Starting this weekend, travelers on both sides of the Atlantic will find they have more options when booking nonstop flights between the U.S. and Europe.
They could fly between New York, and Lyon, France, or find a new flight from Salt Lake City to Paris.
What they won't find much of when the Open Skies agreement between the U.S. and European Union kicks in on Sunday are lower fares, despite a handful of introductory sales.
That's because airlines already struggling with sky-high fuel prices and an economic slowdown see Open Skies' relaxed route restrictions primarily as a way to attract more of the high-end business and affluent leisure travelers they covet and see as necessary to their financial survival. British Airways, for instance, is launching a new trans-Atlantic airline to take advantage of the agreement — aptly named OpenSkies — but will offer only 30 economy-class seats on each 82-seat plane, with the rest evenly split between first and business class.
"There is a move afoot ... to use smaller (airplanes) flown nonstop to push leisure customers by the wayside ... except for those willing to pay far higher prices," said Robert Mann, an independent airline consultant in Port Washington, N.Y.
As oil has pushed past $100 a barrel, propelling jet fuel prices to record levels, many carriers have cut domestic capacity and moved planes to international routes, where ticket prices —and profits — are higher. The Open Skies agreement appears likely to hasten the shift.
While the number of overall flights may increase and some cities will get new service and routes, the vast majority of the new flights will be on the same well-trafficked routes.
"There simply are not any large number of under- or non-served markets between the U.S. and the EU," said Mike Boyd, president of The Boyd Group, an Evergreen, Colo., airline consulting firm. "Virtually every nonstop market between points in the U.S. and Europe that can support service already has service."
There will be some instances where flights shifted from existing routes to new ones to Europe may push fares lower in the short term. But that will be balanced by fewer flights and less competition on other routes, Mann said. Still, popular destinations like London could see more competition, and some lower fares.
The Open Skies agreement was inked last May to end rules under which U.S. and European governments had to negotiate airlines' access to new markets, often on a city-by-city basis. The restrictions were perhaps most in focus at London's Heathrow Airport, where only four airlines could offer service to the U.S.: British Airways PLC, Virgin Atlantic Airways, UAL Corp. unit United Airlines and AMR Corp. unit American Airlines.
Heathrow will also benefit from a new British Airways terminal, which will create more room for new flights at existing terminals by other carriers — Continental Airlines Inc., Delta Air Lines Inc., Northwest Airlines Corp. and US Airways Group Inc. — who are eager to offer service to one of the world's busiest international hubs.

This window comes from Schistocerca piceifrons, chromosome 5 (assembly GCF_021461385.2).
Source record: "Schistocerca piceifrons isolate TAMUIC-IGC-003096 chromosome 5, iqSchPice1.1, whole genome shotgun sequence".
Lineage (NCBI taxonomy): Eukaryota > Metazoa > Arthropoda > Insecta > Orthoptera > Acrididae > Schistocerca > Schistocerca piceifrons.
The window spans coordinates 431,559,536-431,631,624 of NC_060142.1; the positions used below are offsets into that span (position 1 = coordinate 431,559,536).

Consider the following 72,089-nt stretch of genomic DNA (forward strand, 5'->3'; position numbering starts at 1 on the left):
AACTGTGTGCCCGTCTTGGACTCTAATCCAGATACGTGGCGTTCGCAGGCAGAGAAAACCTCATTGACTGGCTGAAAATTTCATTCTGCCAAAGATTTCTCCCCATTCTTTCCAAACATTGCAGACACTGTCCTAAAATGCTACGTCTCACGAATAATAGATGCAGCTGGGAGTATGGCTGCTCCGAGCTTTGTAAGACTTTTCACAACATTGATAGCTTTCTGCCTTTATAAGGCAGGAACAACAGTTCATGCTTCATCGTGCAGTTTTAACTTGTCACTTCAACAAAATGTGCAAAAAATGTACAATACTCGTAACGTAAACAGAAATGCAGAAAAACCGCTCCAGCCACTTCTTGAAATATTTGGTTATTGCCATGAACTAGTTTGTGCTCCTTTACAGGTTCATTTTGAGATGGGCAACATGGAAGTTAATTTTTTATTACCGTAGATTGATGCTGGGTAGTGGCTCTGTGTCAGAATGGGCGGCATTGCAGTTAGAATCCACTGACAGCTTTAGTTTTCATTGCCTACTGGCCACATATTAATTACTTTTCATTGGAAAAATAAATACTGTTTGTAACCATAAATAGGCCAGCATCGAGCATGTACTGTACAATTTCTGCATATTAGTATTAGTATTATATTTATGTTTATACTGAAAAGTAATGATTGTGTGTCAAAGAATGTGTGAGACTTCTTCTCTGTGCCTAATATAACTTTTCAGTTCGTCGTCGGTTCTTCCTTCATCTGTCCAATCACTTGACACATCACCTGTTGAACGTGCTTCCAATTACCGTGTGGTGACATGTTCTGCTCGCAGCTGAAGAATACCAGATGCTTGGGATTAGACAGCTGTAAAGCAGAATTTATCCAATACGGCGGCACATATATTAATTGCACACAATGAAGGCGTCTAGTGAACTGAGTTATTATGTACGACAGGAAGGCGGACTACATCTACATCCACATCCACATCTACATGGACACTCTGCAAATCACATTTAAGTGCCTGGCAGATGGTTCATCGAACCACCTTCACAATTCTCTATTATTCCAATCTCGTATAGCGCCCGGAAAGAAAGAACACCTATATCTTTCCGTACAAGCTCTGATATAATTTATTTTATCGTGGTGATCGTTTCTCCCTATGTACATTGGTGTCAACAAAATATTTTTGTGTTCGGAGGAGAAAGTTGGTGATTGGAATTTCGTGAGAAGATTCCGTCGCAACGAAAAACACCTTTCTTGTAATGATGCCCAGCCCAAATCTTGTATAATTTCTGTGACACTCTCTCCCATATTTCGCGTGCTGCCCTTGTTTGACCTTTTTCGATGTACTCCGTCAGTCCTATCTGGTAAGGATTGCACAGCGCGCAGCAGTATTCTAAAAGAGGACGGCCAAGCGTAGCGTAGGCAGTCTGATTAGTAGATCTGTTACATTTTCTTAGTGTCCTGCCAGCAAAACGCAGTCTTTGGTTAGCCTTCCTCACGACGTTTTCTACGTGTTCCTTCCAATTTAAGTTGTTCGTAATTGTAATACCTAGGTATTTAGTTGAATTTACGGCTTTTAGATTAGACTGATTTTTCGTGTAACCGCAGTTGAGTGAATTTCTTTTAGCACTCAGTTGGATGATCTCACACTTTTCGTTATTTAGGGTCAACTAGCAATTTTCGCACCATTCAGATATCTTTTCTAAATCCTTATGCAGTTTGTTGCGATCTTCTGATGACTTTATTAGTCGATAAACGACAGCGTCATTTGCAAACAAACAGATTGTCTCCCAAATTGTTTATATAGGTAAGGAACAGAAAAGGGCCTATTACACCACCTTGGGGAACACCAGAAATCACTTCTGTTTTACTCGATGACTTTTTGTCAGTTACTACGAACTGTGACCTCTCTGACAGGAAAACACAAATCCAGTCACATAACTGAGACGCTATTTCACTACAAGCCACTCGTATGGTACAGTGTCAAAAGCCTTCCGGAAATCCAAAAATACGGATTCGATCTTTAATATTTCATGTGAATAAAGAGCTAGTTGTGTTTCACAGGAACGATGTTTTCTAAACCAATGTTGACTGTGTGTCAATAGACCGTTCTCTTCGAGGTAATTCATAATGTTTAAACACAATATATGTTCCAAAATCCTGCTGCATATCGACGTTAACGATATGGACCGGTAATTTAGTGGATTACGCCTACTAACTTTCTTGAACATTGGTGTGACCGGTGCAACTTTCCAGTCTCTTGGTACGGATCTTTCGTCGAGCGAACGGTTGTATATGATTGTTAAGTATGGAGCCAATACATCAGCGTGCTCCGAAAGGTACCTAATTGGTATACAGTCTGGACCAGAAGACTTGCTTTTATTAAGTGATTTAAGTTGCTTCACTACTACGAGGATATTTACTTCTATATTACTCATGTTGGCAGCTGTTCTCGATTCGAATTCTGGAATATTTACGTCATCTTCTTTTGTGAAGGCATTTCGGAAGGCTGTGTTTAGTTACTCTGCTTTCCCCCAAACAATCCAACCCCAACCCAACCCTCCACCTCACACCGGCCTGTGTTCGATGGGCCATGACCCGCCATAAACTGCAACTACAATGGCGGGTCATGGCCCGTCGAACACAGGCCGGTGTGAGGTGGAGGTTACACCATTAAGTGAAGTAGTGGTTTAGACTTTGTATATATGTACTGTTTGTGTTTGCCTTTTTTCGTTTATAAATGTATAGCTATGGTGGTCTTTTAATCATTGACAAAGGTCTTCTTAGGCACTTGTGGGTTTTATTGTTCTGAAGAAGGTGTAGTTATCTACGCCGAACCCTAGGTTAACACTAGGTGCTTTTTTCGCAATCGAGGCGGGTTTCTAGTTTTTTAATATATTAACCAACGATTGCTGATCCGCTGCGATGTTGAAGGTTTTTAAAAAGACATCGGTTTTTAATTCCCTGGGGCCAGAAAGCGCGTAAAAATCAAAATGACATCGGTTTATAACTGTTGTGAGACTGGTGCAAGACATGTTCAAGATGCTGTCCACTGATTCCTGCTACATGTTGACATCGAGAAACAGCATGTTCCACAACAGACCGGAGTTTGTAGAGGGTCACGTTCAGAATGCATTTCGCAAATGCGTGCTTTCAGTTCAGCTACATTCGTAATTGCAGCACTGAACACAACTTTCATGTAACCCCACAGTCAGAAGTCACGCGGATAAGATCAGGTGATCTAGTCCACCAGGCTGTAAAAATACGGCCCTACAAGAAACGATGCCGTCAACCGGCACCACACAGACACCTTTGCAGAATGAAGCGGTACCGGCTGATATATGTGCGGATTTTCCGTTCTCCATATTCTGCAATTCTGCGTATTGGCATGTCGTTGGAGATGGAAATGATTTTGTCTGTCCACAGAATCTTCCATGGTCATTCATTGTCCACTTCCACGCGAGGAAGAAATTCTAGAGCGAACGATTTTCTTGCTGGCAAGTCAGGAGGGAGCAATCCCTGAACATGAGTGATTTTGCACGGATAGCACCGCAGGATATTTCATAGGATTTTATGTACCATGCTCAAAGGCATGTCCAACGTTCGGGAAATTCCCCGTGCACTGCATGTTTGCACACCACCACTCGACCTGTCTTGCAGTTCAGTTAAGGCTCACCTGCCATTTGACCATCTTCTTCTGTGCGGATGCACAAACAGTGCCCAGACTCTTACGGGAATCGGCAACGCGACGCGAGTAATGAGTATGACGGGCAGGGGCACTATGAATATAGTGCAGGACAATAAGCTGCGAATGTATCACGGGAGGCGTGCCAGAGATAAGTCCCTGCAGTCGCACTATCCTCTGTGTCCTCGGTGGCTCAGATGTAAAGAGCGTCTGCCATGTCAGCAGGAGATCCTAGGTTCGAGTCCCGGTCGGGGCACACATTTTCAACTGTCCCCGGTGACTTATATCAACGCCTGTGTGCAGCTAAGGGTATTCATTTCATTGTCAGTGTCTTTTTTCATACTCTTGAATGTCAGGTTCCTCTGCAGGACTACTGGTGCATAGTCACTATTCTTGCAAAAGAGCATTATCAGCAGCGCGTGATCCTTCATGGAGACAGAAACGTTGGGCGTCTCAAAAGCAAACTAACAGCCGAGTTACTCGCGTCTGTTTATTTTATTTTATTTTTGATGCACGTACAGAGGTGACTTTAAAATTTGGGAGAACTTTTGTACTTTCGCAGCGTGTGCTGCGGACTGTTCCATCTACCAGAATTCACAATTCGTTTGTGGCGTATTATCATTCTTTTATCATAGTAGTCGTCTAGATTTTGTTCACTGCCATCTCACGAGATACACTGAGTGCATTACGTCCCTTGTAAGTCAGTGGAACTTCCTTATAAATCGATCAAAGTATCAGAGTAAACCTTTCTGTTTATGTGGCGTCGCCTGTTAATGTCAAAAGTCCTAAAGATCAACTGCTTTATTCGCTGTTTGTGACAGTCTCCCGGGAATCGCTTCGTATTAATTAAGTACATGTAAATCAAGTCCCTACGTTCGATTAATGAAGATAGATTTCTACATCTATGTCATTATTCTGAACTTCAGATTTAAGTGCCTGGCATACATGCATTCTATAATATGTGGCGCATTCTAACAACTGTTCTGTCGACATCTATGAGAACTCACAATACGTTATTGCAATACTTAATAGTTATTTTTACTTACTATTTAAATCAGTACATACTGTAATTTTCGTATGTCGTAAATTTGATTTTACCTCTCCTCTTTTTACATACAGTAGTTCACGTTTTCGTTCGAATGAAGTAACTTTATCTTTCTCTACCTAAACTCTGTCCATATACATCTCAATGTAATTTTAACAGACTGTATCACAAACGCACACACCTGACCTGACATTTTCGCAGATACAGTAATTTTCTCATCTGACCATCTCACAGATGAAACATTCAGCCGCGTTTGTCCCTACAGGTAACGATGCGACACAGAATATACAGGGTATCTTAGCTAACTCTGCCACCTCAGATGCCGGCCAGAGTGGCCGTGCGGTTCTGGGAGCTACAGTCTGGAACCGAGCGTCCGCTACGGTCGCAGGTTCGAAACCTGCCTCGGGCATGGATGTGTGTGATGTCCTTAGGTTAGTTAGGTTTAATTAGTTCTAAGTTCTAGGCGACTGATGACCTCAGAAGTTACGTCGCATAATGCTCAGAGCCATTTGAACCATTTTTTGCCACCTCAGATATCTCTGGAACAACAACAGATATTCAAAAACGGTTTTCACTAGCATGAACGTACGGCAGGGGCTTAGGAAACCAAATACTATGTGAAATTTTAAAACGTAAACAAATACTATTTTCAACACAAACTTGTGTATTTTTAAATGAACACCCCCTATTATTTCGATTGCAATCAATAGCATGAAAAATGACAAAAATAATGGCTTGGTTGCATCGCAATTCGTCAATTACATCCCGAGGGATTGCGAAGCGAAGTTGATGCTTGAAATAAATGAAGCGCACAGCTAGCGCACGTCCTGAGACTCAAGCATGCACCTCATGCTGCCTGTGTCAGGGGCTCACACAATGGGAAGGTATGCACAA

The old rules also prevented European carriers from offering nonstop service to the U.S. from another European country. For instance, Air France was prohibited from flying direct to the U.S. from London — any U.S.-bound Air France flight had to stop in France first.
New routes that will be launched under Open Skies include:
- British Airways' OpenSkies flights from Brussels and Paris to New York.
- Delta Air Lines Inc. service to Heathrow from New York's John F. Kennedy International Airport and Atlanta; to Lyon, France, from JFK and to Paris from Salt Lake City and JFK.
- Continental Airlines Inc. service to Heathrow from Newark Liberty International Airport and from Houston George Bush Intercontinental Airport.
- Northwest Airlines Corp. flights to Heathrow from Detroit, Minneapolis and Seattle.
- Air France-KLM service from Heathrow to Los Angeles.
- US Airways service between Heathrow and Philadelphia.
- A United flight to Heathrow from Denver.
- American will shift flights from Dallas and Raleigh, N.C., to Heathrow from London's Gatwick Airport.
Open Skies may offer travelers more in the way of convenience than savings, but it is likely to help the airlines' bottom lines. Carriers say Open Skies' biggest benefit is giving them the freedom to quickly make changes to their flight schedules. Many airlines will also launch new code-sharing agreements — which let them book passengers on one another's planes.
"Liberalization of the trans-Atlantic market allows us to pursue growth opportunities where and when they make commercial sense with less government interference," said John Tague, United's chief revenue officer.